Airbus has received a patent for a plane that could cross the Atlantic in an hour. It won’t be flying any time soon, though, and it would be far from luxurious.
The proposed plane has been described as hypersonic, though at 4.5 times the speed of sound that’s slightly below the most common interpretation of the term. It would still be double the speed of a Concorde.
Airbus details using three types of engine power. A standard jet engine would allow a traditional plane takeoff. Rocket boosters would then power a near-vertical takeoff to more than 100,000 feet, putting it well into the stratosphere. Here, missile-style ramjet engines would power the flight at the top speed before reversing the process for landing. The plane would use hydrogen fuel throughout.
As well as the speed benefits, the plane’s main advantage would be that the vertical climb would mean the sonic boom spread out rather than being directed to the ground and causing noise pollution. That would mean it could operate over land as well as across oceans making, for example, a three-hour Paris to Tokyo trip viable.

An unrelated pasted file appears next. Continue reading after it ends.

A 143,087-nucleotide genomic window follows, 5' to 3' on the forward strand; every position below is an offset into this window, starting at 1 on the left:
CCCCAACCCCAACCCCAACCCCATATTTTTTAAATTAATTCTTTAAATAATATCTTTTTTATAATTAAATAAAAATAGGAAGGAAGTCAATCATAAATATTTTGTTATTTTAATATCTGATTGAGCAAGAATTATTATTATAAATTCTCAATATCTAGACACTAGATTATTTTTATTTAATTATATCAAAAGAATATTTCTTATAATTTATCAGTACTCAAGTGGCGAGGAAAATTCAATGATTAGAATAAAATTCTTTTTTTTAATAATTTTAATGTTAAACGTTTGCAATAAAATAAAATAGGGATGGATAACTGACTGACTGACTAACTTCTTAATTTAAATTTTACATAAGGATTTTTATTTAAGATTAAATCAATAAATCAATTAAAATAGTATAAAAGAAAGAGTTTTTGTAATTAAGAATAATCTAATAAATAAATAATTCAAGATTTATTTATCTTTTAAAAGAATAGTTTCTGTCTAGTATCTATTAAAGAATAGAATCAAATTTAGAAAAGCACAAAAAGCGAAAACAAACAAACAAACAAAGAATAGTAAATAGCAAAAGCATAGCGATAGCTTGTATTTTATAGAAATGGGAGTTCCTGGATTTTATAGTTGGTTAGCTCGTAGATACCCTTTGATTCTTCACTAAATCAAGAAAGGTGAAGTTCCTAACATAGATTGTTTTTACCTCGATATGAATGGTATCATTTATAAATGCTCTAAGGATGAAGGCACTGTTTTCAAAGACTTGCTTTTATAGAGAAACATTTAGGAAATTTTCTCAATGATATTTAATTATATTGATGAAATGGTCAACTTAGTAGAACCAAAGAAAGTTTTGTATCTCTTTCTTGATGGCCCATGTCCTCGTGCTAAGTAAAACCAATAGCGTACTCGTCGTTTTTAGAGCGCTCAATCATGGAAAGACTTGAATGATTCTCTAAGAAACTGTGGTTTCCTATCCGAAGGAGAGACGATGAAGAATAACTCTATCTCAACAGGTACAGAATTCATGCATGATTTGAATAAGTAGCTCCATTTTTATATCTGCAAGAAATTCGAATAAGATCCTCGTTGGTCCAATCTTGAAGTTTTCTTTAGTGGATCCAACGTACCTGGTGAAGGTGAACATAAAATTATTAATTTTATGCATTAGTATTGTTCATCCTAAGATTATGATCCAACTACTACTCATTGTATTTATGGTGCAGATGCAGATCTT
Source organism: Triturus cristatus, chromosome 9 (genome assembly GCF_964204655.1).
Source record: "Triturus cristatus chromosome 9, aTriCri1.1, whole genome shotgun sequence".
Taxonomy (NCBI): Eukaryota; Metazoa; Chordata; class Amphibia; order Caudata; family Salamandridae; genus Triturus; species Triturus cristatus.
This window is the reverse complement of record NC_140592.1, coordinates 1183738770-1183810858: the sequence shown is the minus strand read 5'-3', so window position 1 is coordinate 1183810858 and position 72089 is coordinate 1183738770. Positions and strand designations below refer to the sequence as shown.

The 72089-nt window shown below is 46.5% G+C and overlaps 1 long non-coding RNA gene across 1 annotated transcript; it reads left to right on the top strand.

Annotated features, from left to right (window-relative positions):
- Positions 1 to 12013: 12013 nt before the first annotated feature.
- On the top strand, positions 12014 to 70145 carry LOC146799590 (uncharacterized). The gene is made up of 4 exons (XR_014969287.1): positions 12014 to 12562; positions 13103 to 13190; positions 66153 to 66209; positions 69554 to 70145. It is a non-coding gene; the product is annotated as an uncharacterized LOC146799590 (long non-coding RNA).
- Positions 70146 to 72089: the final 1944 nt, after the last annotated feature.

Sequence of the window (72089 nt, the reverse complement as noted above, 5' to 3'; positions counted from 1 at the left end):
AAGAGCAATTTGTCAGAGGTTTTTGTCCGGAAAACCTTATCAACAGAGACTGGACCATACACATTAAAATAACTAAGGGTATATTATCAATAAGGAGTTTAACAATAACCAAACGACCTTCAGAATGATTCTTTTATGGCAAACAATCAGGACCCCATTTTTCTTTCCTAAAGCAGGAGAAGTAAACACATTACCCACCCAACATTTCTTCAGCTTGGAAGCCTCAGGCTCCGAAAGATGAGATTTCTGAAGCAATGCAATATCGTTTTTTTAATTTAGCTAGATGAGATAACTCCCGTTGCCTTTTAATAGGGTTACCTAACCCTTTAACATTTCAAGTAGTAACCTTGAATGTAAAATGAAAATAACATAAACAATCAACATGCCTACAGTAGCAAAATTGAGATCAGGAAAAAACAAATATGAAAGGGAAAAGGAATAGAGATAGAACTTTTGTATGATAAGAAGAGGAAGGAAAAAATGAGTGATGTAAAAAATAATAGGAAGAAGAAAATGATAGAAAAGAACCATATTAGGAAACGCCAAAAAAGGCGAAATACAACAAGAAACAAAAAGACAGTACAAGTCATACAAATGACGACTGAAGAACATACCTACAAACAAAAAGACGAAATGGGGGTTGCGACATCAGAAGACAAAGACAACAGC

It wouldn’t be the most comfortable of journeys however: the unconventional flight path would mean passengers would have to sit in hammock-like seats to cope with the turbulence. The one-hour flight time across the Atlantic would only cover the period at full speed, so you’d have to add in take-off and landing to get the real journey time.
Airbus suggests that although commercial passengers would be the main audience, the plane could have military uses for rapid deployment of troops and equipment to far-flung locations.
Even if the technology does pan out, it’s questionable whether the plane would be financially viable, particularly as it would only be large enough to carry around 20 passengers. Airbus told The Guardian that ” These patents are often based on R&D concepts and ideas in a very nascent stage of conceptualization, and not every patent progresses to becoming a fully realized technology or product.”
In previous comments about the concept, the company said it could be 30 to 40 years before such a plane started operations.